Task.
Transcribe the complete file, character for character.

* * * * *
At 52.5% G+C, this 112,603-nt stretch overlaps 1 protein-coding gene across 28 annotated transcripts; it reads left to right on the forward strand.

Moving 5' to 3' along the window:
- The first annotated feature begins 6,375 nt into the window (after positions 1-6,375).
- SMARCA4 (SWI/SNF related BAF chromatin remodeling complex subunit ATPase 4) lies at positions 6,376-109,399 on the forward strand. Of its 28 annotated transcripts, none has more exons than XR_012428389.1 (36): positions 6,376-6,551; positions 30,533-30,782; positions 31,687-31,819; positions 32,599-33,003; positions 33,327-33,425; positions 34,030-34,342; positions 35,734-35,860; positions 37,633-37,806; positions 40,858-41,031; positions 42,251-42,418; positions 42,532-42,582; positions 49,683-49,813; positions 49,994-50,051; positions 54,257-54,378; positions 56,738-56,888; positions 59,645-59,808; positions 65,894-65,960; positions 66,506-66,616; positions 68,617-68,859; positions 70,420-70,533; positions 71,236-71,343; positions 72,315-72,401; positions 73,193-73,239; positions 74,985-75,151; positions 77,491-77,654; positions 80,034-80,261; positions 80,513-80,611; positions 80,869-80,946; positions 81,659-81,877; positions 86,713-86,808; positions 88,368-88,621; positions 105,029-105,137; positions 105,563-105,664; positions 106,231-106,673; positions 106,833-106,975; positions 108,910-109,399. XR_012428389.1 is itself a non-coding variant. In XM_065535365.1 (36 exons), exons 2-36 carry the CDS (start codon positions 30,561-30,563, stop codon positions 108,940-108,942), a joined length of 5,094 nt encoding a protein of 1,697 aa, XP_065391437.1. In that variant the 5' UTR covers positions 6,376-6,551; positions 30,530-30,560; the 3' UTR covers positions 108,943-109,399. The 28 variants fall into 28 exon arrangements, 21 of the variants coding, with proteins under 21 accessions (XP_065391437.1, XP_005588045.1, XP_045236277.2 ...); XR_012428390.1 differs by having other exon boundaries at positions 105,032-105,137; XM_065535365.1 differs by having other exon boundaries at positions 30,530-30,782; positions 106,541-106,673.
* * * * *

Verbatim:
At 52.5% G+C, this 112,603-nt stretch overlaps 1 protein-coding gene across 28 annotated transcripts; it reads left to right on the forward strand.

Moving 5' to 3' along the window:
- The first annotated feature begins 6,375 nt into the window (after positions 1-6,375).
- SMARCA4 (SWI/SNF related BAF chromatin remodeling complex subunit ATPase 4) lies at positions 6,376-109,399 on the forward strand. Of its 28 annotated transcripts, none has more exons than XR_012428389.1 (36): positions 6,376-6,551; positions 30,533-30,782; positions 31,687-31,819; positions 32,599-33,003; positions 33,327-33,425; positions 34,030-34,342; positions 35,734-35,860; positions 37,633-37,806; positions 40,858-41,031; positions 42,251-42,418; positions 42,532-42,582; positions 49,683-49,813; positions 49,994-50,051; positions 54,257-54,378; positions 56,738-56,888; positions 59,645-59,808; positions 65,894-65,960; positions 66,506-66,616; positions 68,617-68,859; positions 70,420-70,533; positions 71,236-71,343; positions 72,315-72,401; positions 73,193-73,239; positions 74,985-75,151; positions 77,491-77,654; positions 80,034-80,261; positions 80,513-80,611; positions 80,869-80,946; positions 81,659-81,877; positions 86,713-86,808; positions 88,368-88,621; positions 105,029-105,137; positions 105,563-105,664; positions 106,231-106,673; positions 106,833-106,975; positions 108,910-109,399. XR_012428389.1 is itself a non-coding variant. In XM_065535365.1 (36 exons), exons 2-36 carry the CDS (start codon positions 30,561-30,563, stop codon positions 108,940-108,942), a joined length of 5,094 nt encoding a protein of 1,697 aa, XP_065391437.1. In that variant the 5' UTR covers positions 6,376-6,551; positions 30,530-30,560; the 3' UTR covers positions 108,943-109,399. The 28 variants fall into 28 exon arrangements, 21 of the variants coding, with proteins under 21 accessions (XP_065391437.1, XP_005588045.1, XP_045236277.2 ...); XR_012428390.1 differs by having other exon boundaries at positions 105,032-105,137; XM_065535365.1 differs by having other exon boundaries at positions 30,530-30,782; positions 106,541-106,673.